Monday, May 19, 2008

A vote unreported

The British Broadcasting Corporation appears to have failed to perceive the significance of one of the votes that took place in the HofC last night.

This second vote on an amendment to the Human Fertilisation and Embryology Bill went as follows:

"Amendment proposed: No. 10, in page 4, line 14, at end insert—

‘(4A) A licence cannot authorise the creation of an embryo using—

(a) human gametes and animal gametes, or

(b) one human pronucleus and one animal pronucleus.’.—[Mark Simmonds.]

Question put, That the amendment be made:—

The Committee divided: Ayes 223, Noes 286."

According to the news reporters of the BBC, the vote went as follows:
"A cross-party attempt to ban hybrid human animal embryos was defeated on a free vote, by 336 to 176."

Although I am no scientist, this, as I have stated before, is a matter that concerns me greatly; and the 50 or so additional MPs who voted for this second amendment are to be commended on their vigilance and diligence. For a shameful debate was conducted with elements of blackmail in which MPs, many as unscientific as myself, were assured that medical progress would be halted if they objected.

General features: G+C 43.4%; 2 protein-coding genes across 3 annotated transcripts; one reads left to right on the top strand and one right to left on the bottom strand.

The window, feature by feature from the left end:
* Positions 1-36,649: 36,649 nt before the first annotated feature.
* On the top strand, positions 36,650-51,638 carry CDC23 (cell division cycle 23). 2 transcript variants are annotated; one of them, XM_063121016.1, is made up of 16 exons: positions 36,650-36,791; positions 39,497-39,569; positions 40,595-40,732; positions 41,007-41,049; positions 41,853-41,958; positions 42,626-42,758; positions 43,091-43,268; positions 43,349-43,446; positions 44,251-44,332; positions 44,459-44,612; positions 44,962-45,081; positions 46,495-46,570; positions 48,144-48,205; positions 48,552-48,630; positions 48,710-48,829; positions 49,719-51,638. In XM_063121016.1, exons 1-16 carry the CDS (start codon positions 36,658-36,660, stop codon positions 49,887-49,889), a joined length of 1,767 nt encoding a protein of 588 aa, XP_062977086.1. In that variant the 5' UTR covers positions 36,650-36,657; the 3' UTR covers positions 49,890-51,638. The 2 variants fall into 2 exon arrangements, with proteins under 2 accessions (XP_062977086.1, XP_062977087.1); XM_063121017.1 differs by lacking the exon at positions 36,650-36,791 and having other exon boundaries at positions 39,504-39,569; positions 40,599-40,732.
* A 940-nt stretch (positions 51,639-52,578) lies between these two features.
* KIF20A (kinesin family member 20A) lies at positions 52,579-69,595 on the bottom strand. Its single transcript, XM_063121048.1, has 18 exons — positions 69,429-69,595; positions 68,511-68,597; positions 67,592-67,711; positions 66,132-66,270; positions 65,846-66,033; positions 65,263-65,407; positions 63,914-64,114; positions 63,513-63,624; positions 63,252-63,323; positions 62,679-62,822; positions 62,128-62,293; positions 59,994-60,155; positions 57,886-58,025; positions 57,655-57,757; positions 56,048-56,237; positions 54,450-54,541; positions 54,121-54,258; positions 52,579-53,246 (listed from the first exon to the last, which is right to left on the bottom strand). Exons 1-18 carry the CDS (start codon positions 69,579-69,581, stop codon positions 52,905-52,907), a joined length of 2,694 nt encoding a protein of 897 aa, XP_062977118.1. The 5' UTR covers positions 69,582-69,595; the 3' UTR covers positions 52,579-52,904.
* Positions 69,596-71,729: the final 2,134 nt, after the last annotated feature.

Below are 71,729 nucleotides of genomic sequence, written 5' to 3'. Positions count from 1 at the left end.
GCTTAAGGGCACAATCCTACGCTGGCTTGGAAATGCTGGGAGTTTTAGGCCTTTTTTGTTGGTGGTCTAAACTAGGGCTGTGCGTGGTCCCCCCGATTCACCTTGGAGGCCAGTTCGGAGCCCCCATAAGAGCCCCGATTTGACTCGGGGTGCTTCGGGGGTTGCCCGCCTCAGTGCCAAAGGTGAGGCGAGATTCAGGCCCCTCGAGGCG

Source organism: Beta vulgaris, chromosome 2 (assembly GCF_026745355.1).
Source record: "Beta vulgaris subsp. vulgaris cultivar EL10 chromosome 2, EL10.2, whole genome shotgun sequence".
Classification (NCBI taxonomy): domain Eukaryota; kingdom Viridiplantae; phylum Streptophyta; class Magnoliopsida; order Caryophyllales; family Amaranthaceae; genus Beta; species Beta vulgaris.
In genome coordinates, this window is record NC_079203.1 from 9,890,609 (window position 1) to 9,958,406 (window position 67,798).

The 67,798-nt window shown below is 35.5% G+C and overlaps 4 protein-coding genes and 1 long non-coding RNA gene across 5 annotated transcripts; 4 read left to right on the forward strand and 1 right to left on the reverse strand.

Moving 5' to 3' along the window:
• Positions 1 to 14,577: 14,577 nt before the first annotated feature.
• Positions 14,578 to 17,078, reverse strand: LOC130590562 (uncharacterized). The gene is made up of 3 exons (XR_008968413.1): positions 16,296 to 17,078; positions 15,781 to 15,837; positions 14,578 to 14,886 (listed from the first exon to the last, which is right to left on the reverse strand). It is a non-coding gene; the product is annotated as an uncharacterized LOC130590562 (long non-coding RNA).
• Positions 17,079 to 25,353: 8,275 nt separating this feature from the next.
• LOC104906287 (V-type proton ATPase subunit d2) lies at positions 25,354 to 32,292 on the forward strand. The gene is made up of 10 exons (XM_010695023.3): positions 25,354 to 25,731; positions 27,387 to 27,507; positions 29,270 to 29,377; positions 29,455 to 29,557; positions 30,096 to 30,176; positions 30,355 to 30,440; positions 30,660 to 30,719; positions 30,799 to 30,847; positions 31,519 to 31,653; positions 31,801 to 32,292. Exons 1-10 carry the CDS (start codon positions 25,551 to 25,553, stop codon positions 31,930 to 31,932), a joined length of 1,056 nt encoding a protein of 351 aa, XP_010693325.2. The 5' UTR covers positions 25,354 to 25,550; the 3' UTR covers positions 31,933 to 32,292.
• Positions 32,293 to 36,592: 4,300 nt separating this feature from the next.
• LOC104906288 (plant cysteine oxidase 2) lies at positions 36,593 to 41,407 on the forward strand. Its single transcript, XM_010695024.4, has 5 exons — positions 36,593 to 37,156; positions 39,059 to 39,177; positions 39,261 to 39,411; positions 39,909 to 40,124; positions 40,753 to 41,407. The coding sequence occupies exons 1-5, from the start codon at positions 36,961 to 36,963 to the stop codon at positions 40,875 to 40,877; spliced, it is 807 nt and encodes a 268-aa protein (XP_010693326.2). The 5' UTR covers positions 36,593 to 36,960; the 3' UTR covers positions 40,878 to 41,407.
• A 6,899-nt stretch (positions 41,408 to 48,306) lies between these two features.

It appears quite clear to me that the majority of the 286 MPs who voted against this second amendment were in ignorance of what they voted on; they followed their leaders as sheep. I exclude the likes of Dr Harris, who, it is clear to me, is well aware of his intentions and would undertake any venture to obstruct religious endeavours and advance the cause of unbridled science. For it does indeed allow the creation of chimaeras, of all manner of bizarre creatures, that may enjoy a short span of life in the laboratory until liberated by some accident or some scientist whose curiousity exceeds the law and wishes to examine in greater detail its progress.

I would not have wished to have been the minister to have sought to explain such matters to our Queen, a lady who desired simplicity of explanation and a sound Christian morality.

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